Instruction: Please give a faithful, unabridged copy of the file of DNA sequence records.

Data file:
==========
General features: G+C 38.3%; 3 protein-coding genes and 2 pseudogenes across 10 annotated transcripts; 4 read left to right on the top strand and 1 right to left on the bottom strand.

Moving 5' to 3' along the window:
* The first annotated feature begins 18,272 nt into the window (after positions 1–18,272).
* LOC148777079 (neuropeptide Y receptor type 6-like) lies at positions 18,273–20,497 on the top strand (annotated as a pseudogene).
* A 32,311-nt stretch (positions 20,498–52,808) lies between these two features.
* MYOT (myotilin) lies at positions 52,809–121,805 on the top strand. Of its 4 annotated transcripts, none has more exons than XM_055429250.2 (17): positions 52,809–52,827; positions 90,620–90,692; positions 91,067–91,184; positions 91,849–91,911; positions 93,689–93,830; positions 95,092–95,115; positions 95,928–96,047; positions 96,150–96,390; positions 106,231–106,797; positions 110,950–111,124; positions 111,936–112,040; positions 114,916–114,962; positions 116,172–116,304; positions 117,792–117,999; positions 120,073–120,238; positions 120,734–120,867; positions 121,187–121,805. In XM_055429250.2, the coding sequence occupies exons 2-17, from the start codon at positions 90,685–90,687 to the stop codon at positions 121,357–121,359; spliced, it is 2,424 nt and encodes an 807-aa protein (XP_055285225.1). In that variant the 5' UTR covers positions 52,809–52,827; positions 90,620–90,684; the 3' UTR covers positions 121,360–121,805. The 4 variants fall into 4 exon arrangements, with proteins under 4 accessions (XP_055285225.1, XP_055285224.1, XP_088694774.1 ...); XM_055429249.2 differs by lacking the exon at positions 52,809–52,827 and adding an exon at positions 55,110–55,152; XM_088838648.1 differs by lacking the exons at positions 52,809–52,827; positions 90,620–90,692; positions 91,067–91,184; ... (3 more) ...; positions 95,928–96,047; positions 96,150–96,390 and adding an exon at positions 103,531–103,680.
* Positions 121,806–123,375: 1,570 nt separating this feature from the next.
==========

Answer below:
General features: G+C 38.3%; 3 protein-coding genes and 2 pseudogenes across 10 annotated transcripts; 4 read left to right on the top strand and 1 right to left on the bottom strand.

Moving 5' to 3' along the window:
* The first annotated feature begins 18,272 nt into the window (after positions 1–18,272).
* LOC148777079 (neuropeptide Y receptor type 6-like) lies at positions 18,273–20,497 on the top strand (annotated as a pseudogene).
* A 32,311-nt stretch (positions 20,498–52,808) lies between these two features.
* MYOT (myotilin) lies at positions 52,809–121,805 on the top strand. Of its 4 annotated transcripts, none has more exons than XM_055429250.2 (17): positions 52,809–52,827; positions 90,620–90,692; positions 91,067–91,184; positions 91,849–91,911; positions 93,689–93,830; positions 95,092–95,115; positions 95,928–96,047; positions 96,150–96,390; positions 106,231–106,797; positions 110,950–111,124; positions 111,936–112,040; positions 114,916–114,962; positions 116,172–116,304; positions 117,792–117,999; positions 120,073–120,238; positions 120,734–120,867; positions 121,187–121,805. In XM_055429250.2, the coding sequence occupies exons 2-17, from the start codon at positions 90,685–90,687 to the stop codon at positions 121,357–121,359; spliced, it is 2,424 nt and encodes an 807-aa protein (XP_055285225.1). In that variant the 5' UTR covers positions 52,809–52,827; positions 90,620–90,684; the 3' UTR covers positions 121,360–121,805. The 4 variants fall into 4 exon arrangements, with proteins under 4 accessions (XP_055285225.1, XP_055285224.1, XP_088694774.1 ...); XM_055429249.2 differs by lacking the exon at positions 52,809–52,827 and adding an exon at positions 55,110–55,152; XM_088838648.1 differs by lacking the exons at positions 52,809–52,827; positions 90,620–90,692; positions 91,067–91,184; ... (3 more) ...; positions 95,928–96,047; positions 96,150–96,390 and adding an exon at positions 103,531–103,680.
* Positions 121,806–123,375: 1,570 nt separating this feature from the next.